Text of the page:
Where are we at with Hendra Virus these days?

Where are we at with Hendra Virus these days?
Where are we at with Hendra Virus these days?

With the vaccine now in its 7th year of use, the hype about how horrible and dangerous the vaccine is seems to have settled down. There is a class action court case ongoing, but those who wanted to sue the manufacturers seem to be dropping off, in the knowledge that their case is flawed on so many levels.

At EVDS we vaccinate several hundred horses per year, and have encountered very few problems and certainly nothing that is life threatening or performance damaging etc. And in our vast network of fellow equine vets, we have heard zero reports of vets who are afraid of vaccinating their own horses with the vaccine, or putting their valued client’s horses in danger through using a vaccine that could possibly be dangerous on them. The most common reaction is a painful swelling at the injection site for a few days, or a horse dull and depressed for a few days. These reactions are at a similar level to what we see with strangles/tetanus vaccines which have been around for decades. For this reason, we do not recommend vaccinating within a week of competition. Should your horse get a vaccine reaction, we encourage owners to call us, as anti-inflammatories are usually of use in alleviating the symptoms. 

Hendra Vaccine is SAFE

The vaccine is very safe, and it is proving to be highly effective in preventing hendra virus infection in horses. Hendra Virus kills horses and people and is spread to horses via flying foxes urine, faeces and saliva, especially when they are stressed. For this reason, it is important to not feed or water your horses under trees where flying foxes may feed or roost.

Vets unfortunately need to include the possibility of Hendra Virus infection in virtually any sick horse, largely due to the wide possibility of clinical symptoms they can present with - from just being off their feed, to a snotty nose, to a fever, to wobbling around, and also colic or choke. Sadly that means Hendra remains on the list of possibilities until it has been excluded through lab tests, performed in Sydney. So from the time a vet examines the horse and collects blood, it is often 2-3 days before the exclusion test to rule out Hendra is completed. It is only then, that the vet can start to treat the horse aggressively with the use of stomach tubes , IV injections etc if necessary. It is also only then that the owners would be allowed close contact with their sick horse. These fews days waiting for an exclusion test can be very stressful for all involved - especially the horse who is being denied proper treatment.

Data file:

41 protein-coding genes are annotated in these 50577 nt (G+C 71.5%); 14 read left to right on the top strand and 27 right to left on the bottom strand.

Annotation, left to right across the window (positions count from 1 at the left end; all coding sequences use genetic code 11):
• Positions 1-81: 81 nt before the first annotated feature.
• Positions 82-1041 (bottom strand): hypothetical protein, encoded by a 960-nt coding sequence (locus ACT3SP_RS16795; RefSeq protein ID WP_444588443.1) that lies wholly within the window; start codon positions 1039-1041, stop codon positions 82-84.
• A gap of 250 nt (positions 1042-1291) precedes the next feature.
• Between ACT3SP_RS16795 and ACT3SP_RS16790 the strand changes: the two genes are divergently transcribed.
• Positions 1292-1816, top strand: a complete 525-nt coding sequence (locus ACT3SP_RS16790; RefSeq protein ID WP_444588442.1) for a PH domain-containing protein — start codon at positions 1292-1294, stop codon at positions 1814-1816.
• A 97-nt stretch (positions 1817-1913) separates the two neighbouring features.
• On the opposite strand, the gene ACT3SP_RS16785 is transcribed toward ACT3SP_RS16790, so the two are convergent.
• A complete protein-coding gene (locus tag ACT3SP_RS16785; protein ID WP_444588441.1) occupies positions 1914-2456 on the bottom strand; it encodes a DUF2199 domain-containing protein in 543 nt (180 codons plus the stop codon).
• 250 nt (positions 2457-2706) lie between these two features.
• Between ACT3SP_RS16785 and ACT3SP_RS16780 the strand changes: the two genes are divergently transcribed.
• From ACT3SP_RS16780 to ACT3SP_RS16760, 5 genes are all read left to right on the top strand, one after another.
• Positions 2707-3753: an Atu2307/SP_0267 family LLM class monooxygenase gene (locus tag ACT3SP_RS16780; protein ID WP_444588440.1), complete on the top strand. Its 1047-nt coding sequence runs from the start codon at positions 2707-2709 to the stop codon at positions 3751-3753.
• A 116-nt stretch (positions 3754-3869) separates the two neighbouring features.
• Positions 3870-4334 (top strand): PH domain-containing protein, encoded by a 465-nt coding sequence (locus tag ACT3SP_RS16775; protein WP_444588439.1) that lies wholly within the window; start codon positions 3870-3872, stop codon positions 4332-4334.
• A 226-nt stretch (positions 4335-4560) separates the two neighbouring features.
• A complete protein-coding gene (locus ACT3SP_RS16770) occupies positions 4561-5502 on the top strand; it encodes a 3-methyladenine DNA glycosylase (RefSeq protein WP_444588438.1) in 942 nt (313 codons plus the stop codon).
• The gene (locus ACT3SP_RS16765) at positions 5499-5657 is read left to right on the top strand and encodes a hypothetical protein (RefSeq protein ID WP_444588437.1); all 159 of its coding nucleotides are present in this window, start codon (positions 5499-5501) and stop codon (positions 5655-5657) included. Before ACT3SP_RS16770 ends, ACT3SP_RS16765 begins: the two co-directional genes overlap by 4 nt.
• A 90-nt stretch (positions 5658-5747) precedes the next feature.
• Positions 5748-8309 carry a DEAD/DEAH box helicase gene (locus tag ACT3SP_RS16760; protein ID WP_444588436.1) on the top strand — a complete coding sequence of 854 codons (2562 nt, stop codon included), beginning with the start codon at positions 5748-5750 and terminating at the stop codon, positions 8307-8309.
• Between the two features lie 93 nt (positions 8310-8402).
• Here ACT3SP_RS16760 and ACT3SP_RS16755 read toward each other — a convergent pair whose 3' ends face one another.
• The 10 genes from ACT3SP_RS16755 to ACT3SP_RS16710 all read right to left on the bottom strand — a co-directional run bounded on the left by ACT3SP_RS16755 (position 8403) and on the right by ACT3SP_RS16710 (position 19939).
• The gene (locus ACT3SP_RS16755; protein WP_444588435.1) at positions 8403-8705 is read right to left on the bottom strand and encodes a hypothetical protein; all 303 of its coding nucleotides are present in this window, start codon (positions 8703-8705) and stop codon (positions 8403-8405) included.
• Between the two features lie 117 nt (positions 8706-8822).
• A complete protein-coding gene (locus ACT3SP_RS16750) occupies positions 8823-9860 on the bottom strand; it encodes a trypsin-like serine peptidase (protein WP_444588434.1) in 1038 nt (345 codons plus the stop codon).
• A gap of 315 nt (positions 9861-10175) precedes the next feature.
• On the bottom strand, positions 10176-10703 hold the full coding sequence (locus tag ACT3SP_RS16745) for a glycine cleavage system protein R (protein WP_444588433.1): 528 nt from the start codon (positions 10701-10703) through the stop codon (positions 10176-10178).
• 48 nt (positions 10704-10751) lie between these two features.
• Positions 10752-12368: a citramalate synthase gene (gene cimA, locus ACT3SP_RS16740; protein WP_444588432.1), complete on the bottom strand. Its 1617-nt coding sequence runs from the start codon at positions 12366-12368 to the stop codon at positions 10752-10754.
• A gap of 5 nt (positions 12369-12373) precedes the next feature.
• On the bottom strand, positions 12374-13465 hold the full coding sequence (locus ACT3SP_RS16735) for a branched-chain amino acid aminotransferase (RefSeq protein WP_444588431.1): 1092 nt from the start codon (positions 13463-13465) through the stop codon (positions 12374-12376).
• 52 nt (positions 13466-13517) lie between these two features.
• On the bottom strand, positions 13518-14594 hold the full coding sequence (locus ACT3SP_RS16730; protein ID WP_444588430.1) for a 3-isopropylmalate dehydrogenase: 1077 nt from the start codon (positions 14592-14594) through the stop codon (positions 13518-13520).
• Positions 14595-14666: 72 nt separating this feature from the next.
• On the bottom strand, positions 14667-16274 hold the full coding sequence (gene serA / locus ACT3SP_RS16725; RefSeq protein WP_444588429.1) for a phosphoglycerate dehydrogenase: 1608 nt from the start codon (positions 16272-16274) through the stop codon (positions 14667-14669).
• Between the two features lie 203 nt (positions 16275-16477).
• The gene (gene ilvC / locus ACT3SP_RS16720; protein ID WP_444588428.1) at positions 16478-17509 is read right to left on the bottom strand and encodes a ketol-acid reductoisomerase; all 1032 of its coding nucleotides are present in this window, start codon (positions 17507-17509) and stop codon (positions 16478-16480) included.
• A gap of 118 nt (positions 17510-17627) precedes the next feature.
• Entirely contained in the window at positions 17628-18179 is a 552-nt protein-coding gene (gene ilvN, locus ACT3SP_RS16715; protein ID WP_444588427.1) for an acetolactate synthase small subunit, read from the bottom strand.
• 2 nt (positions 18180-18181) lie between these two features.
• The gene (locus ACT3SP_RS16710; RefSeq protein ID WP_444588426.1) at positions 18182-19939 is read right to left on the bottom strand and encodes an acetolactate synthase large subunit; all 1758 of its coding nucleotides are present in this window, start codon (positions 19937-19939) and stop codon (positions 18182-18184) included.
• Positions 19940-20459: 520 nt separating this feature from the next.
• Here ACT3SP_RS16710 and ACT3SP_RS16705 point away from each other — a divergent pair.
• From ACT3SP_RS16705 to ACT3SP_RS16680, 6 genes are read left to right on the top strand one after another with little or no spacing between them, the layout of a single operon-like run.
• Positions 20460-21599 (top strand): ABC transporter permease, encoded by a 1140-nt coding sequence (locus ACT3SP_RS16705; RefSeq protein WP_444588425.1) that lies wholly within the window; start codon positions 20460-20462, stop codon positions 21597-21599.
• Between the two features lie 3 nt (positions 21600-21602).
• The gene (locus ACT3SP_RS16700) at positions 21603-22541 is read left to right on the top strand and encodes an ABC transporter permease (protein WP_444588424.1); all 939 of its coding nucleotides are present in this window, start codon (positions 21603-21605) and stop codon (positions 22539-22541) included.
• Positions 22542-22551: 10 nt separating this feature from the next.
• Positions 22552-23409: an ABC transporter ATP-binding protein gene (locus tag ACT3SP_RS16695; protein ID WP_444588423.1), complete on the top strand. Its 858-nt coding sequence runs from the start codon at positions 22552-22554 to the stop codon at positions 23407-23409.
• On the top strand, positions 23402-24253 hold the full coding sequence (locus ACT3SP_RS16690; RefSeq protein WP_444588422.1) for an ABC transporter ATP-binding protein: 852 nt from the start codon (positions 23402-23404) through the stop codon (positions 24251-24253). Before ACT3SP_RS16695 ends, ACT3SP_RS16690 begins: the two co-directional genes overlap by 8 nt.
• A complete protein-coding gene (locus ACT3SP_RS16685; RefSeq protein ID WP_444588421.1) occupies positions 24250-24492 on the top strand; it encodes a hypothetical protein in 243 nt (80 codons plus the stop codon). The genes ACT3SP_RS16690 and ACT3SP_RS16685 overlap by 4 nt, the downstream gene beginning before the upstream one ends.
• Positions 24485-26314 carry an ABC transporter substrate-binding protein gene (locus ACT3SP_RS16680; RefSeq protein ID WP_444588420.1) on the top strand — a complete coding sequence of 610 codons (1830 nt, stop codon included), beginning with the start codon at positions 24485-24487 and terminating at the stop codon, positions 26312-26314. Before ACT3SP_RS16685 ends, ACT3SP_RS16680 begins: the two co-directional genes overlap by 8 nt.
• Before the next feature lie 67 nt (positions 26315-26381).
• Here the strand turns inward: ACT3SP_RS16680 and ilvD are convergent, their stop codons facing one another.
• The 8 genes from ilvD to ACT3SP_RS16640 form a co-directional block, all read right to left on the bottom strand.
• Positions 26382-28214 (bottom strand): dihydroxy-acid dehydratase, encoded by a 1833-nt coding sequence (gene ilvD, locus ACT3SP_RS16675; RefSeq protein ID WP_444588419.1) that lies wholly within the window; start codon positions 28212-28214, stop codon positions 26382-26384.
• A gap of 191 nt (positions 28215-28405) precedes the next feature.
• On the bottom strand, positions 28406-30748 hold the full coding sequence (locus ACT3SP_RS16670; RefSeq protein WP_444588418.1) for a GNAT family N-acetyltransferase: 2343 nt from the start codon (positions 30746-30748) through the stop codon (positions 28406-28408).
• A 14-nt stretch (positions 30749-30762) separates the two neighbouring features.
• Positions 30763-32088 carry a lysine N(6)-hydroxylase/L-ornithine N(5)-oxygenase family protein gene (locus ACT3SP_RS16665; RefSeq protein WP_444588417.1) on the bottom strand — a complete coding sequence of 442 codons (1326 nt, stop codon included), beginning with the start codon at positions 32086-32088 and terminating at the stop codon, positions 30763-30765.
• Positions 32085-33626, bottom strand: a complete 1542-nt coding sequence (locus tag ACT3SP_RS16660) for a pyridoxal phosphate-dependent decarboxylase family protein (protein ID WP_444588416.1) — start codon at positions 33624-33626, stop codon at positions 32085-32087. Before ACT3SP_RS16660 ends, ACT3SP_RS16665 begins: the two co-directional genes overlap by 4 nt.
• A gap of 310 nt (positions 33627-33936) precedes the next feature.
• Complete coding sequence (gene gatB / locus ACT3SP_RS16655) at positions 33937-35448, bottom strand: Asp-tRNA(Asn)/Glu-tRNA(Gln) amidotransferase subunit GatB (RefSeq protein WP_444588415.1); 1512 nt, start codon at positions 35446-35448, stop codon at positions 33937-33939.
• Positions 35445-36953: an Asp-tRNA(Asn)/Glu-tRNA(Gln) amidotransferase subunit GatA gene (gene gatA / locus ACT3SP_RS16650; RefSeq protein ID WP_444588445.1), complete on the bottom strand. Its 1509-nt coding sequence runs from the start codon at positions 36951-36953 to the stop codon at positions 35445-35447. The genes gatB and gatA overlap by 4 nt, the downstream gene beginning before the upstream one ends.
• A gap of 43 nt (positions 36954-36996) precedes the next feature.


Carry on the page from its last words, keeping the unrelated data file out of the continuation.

Vaccinating your horse also protects you

Other benefits of having your horse vaccinated relate to the State Work Place Health and Safety Laws, which we all have to abide by, whether we like it or not - especially in business where people are employed. Three Veterinarians have been prosecuted by WorkPlace Health and Safety in Qld as a result of treating sick and unvaccinated horses. With these precedents, there is now much apprehension amongst vets to want to become involved with a sick unvaccinated horse. There is a lot more risk, responsibility, paper work, time, personal protective equipment, legal responsibilities etc required  for a vet to examine and treat sick unvaccinated horse compared to sick vaccinated horses. These costs to the vet practice need to be recouped, and the owner is often unhappy about these increased costs, so this is another reason vets would usually prefer to not have to examine sick unvaccinated horses.

Legal obstacles also include the Biosecurity Act of 2015, which is a law that basically states that all citizens carry a duty to prevent, eliminate or minimise risk to others who may contact their animal as far as reasonably practicable. So this Act has potential implications for horse owners in a positive hendra infection.

Safety is the best policy

We all have choices with our horses, but whatever you choose, vaccinate or not vaccinate, you need a plan of what to do when your horse becomes ill. Very few horses go through life without getting an illness of some type. Don't assume anything. Don't get cranky with your vet if they also choose to not want to become involved in the stress and extra work/risk involved in dealing with a sick and unvaccinated horse. Have the conversation with your vet before the need arises, rather than when it arises. You may know a person with a gun who can humanely shoot your horse to put it out of it's misery, rather than let it suffer due to lack of adequate planning etc.

Make sure that you wear adequate personal protection equipment - mask, gloves, glasses when dealing with sick horses. There are many other nasty bacteria and viruses other than hendra that you can contract from a sick horse, so please be careful, and protect your family and other horses from potential spread.

And it is also important to not forget the other important vaccines - especially tetanus and maybe strangles. Other diseases that can be vaccinated against in horses include Herpes Virus and Salmonella.